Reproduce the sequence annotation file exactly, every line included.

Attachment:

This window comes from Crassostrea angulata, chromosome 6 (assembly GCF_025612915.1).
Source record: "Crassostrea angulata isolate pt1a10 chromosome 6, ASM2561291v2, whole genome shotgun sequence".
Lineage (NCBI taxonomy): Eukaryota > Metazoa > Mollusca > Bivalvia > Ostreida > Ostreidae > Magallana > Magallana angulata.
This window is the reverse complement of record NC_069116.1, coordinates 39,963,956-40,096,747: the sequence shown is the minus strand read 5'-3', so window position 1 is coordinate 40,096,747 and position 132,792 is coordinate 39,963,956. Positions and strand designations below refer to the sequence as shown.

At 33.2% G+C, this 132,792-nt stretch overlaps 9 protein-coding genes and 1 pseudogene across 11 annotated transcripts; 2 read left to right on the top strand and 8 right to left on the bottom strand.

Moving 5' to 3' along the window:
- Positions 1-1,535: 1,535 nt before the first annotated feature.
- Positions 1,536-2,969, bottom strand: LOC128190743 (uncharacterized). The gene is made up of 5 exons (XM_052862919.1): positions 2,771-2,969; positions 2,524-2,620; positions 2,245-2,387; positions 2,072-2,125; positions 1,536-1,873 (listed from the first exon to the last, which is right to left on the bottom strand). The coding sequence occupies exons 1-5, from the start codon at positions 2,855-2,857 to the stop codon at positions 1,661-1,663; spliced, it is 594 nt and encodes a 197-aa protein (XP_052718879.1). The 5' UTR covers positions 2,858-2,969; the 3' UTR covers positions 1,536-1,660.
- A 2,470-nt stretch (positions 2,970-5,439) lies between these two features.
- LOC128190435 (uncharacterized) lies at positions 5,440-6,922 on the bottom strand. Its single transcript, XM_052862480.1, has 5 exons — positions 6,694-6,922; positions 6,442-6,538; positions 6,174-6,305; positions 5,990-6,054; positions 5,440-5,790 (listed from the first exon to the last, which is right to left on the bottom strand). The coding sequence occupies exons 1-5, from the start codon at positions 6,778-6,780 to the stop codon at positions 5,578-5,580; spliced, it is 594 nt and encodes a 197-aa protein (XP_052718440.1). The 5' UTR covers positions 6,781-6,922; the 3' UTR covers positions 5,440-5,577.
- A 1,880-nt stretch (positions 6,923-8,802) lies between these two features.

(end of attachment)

This window comes from Crassostrea angulata, chromosome 6 (assembly GCF_025612915.1).
Source record: "Crassostrea angulata isolate pt1a10 chromosome 6, ASM2561291v2, whole genome shotgun sequence".
Lineage (NCBI taxonomy): Eukaryota > Metazoa > Mollusca > Bivalvia > Ostreida > Ostreidae > Magallana > Magallana angulata.
This window is the reverse complement of record NC_069116.1, coordinates 39,963,956-40,096,747: the sequence shown is the minus strand read 5'-3', so window position 1 is coordinate 40,096,747 and position 132,792 is coordinate 39,963,956. Positions and strand designations below refer to the sequence as shown.

At 33.2% G+C, this 132,792-nt stretch overlaps 9 protein-coding genes and 1 pseudogene across 11 annotated transcripts; 2 read left to right on the top strand and 8 right to left on the bottom strand.

Moving 5' to 3' along the window:
- Positions 1-1,535: 1,535 nt before the first annotated feature.
- Positions 1,536-2,969, bottom strand: LOC128190743 (uncharacterized). The gene is made up of 5 exons (XM_052862919.1): positions 2,771-2,969; positions 2,524-2,620; positions 2,245-2,387; positions 2,072-2,125; positions 1,536-1,873 (listed from the first exon to the last, which is right to left on the bottom strand). The coding sequence occupies exons 1-5, from the start codon at positions 2,855-2,857 to the stop codon at positions 1,661-1,663; spliced, it is 594 nt and encodes a 197-aa protein (XP_052718879.1). The 5' UTR covers positions 2,858-2,969; the 3' UTR covers positions 1,536-1,660.
- A 2,470-nt stretch (positions 2,970-5,439) lies between these two features.
- LOC128190435 (uncharacterized) lies at positions 5,440-6,922 on the bottom strand. Its single transcript, XM_052862480.1, has 5 exons — positions 6,694-6,922; positions 6,442-6,538; positions 6,174-6,305; positions 5,990-6,054; positions 5,440-5,790 (listed from the first exon to the last, which is right to left on the bottom strand). The coding sequence occupies exons 1-5, from the start codon at positions 6,778-6,780 to the stop codon at positions 5,578-5,580; spliced, it is 594 nt and encodes a 197-aa protein (XP_052718440.1). The 5' UTR covers positions 6,781-6,922; the 3' UTR covers positions 5,440-5,577.
- A 1,880-nt stretch (positions 6,923-8,802) lies between these two features.